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Cycling Maria Island

Maria Island

Katherine and I decided we should take the bikes to Maria Island... Off we went that day, with the car and the bikes on the new bike-rack, to Triabunna on the East Coast of Tasmania.

We left the car at the Triabunna campground and took our loaded bikes onto the ferry. At this point we got the pronunciation right: MOW-RAI-AH Island. Once on Maria Island we first found the welcoming Parks and Wildlife Office (see picture below!) with all the brochures and info we needed, including a place to pay your park fees. We have an annual pass and did not need to part with additional funds here.

It seemed best for us to cycle out to the Southern end of the Island, and have a look at Encampment Cove and Frenchs Farm where camping was permitted. The sandy track wasn't too difficult as it followed the coast for 11km.

On arrival at Frenchs Farm we decided that this was a good spot to stay. There were roos in the surrounding paddock, tank water from the roof, an old shearing shed, and the old farm which was open for us to use. Ben the summer ranger showed up on his bikie and invited us on an expedition to find the foundations of an old house.

We left our gear in the old shearing shed (picture above), and rode off to Chinaman Bay and Encampment Cove (Shoal Bay on map below) to check out the camping facilities and meet Ben for the adventure.

Frenchs Farm was nicer in our opinion, even though no open fires were allowed there it looked better as it was not frequented by boats and fishermen!

Ben was ready to go and we cycled up and over the hill towards the Cell Ruins. We had no trouble locating the foundations of the old Bernacci house.

At the end of our trip I drove over to Ben's parental home, which was the relocated house which used to stand on the foundations we found, and doctored the below photo to imagine what it must have been like 80 years ago.

Back at Frenchs Farm at night we cooked up our regular fare on the MSR shellite stove and visited with the wombat, the roos and wallabies, and other many birds. We were hanging out for a cup of tea, and instead I had a weak instant coffee :(

Day Two started with a 10km ride to the Mount Maria walking track for our biggest climb of this trip. Might as well get it over and done with. On top we had a geocache to visit (www.geocaching.com) and despite the guidelines of not leaving food hidden in the caches, we found 5 great tea bags ranging from Earl Grey to Camomile tea!

Coming home that night we were in for a surprise. I was ready to take photos of the wombats that night, but this was not to be. The French family had moved in! As they were the original farm dwellers before it became a national park the rangers drive them in with all their gear. There we found them, kids and all!

We could not believe what we saw. Here we were, happy with our newly acquired teabags, and there we find a family with cast iron pots and eskies full of fresh food! No animals showed that night...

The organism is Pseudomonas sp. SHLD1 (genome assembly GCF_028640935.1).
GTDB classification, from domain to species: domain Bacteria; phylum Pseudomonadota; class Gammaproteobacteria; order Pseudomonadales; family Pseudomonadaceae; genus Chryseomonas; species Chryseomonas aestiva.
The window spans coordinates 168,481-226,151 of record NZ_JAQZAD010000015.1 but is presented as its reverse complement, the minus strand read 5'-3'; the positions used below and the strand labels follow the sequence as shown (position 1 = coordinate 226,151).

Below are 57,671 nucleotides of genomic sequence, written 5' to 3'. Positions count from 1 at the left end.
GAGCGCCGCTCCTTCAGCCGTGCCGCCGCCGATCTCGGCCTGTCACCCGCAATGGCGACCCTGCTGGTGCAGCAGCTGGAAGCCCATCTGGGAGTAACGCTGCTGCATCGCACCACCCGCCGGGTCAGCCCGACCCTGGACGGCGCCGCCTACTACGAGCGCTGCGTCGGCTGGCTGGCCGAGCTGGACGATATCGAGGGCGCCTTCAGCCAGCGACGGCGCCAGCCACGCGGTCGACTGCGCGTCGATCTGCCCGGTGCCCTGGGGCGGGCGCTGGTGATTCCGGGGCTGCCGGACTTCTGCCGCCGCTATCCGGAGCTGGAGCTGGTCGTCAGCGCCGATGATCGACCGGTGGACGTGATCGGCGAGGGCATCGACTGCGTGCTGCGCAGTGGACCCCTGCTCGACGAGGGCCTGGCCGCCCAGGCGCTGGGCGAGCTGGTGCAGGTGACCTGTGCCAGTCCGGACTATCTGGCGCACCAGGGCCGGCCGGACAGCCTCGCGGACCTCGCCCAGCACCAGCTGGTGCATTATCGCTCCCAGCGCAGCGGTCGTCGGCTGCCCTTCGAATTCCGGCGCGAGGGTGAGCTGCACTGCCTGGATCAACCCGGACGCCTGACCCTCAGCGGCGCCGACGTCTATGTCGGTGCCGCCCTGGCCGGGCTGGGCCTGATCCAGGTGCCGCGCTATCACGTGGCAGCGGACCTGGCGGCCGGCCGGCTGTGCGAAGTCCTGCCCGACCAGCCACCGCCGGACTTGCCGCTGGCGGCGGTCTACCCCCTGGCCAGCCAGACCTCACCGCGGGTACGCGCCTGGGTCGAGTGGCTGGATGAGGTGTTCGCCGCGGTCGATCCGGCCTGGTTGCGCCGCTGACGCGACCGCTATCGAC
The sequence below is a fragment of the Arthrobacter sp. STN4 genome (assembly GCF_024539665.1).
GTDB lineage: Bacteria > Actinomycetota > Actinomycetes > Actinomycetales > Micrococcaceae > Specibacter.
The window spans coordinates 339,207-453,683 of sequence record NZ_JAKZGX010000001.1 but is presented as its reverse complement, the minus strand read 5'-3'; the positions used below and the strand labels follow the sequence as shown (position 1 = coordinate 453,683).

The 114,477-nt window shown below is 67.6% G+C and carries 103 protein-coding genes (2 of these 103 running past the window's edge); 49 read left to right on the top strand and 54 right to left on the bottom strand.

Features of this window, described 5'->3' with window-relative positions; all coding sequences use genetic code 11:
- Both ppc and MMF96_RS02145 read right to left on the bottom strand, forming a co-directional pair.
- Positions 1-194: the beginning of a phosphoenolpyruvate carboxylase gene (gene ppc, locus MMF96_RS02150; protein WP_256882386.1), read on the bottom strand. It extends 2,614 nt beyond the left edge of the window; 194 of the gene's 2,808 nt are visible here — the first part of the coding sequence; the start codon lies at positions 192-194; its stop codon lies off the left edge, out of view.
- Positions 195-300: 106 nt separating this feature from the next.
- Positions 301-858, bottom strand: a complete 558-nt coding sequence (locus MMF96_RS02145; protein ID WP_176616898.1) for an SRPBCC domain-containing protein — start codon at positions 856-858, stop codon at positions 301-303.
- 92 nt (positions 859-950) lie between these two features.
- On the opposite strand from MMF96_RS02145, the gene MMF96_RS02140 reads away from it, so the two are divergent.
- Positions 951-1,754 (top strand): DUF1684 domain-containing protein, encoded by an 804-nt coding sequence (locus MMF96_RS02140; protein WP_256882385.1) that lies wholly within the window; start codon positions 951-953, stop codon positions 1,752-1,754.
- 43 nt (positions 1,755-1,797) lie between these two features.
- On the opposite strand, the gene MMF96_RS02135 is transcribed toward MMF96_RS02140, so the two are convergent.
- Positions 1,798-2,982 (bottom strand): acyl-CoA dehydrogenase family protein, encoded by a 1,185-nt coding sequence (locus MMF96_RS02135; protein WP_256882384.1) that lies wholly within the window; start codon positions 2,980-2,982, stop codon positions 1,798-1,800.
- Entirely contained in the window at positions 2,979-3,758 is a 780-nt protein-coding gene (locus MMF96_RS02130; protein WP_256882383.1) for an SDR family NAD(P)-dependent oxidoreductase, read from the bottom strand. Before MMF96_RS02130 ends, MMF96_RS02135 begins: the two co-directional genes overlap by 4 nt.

The next morning we cycled out across the Isthmus to the Southern tip of Maria Island, Haunted Bay. We found lots of Fairy penguin nests and a few little babies in nests there as high up as 120m. How the penguins scramble that high beats me! We lunched there before plunging down the rough track back to the beaches and to our home base.

Back at camp close to 5pm the French family was still out, snorkelling with their wetsuits and all. Two german girl hikers showed up to get some water from the tank just as the family arrived home. Mr. French insisted he would cook us hamburgers. And so the german girls, Katherine and I all had 2 hamburgers each. Fresh meat, lettuce, beetroot, real bread,....

The wombat attempted a visit, to drink out of the creek, but was quickly chased away by the invaders. Only one inquisitive roo was baffled by the activity on the farm and watched us in awe!

Packing up the last morning was great entertainment for the French family who were impressed with the mountain bikes and our equipment. The actual disappearance act was the most interesting bit when all our stuff disappeared into the bike panniers!

We made our way back to Darlington, set up the tent in the popular tent site there near the old convict accommodations, and headed off to scale Bishop and Clerk. There were many others doing the same, only we had our bikes to push up the first 3kms. just so that we could race down the hill on the way home. The climb was not too difficult and the views were spectacular. On the way back we rode past the air strip and the old cemetery.

The Senior Ranger had a slide show of Macquarie Island at 830pm, so that was to be our entertainment for the night. We were also invited to Ben's residence to partake in some fresh crayfish with some of his friends. This sure was a gourmet trip! At 2am we were awoken by a possum trying to get into our food, also looking for gourmet...

The final day was spent around Darlington, and we joined the Summer Ranger (Ben again) on a walk to the old reservoir before catching the 430pm ferry home.

The ferry was 15 minutes on its way when the captain asked if anyone was in a serious hurry to get to the other side as two late passengers had shown up. The ferry turned around and picked them up!

Steak and beer with fellow passengers in the pub (see below) was welcome nutrition after living of powdered milk and noodle surprise (yeah I know we had cray and burgers as well...).

That's all folks....

 

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Painted Cliffs!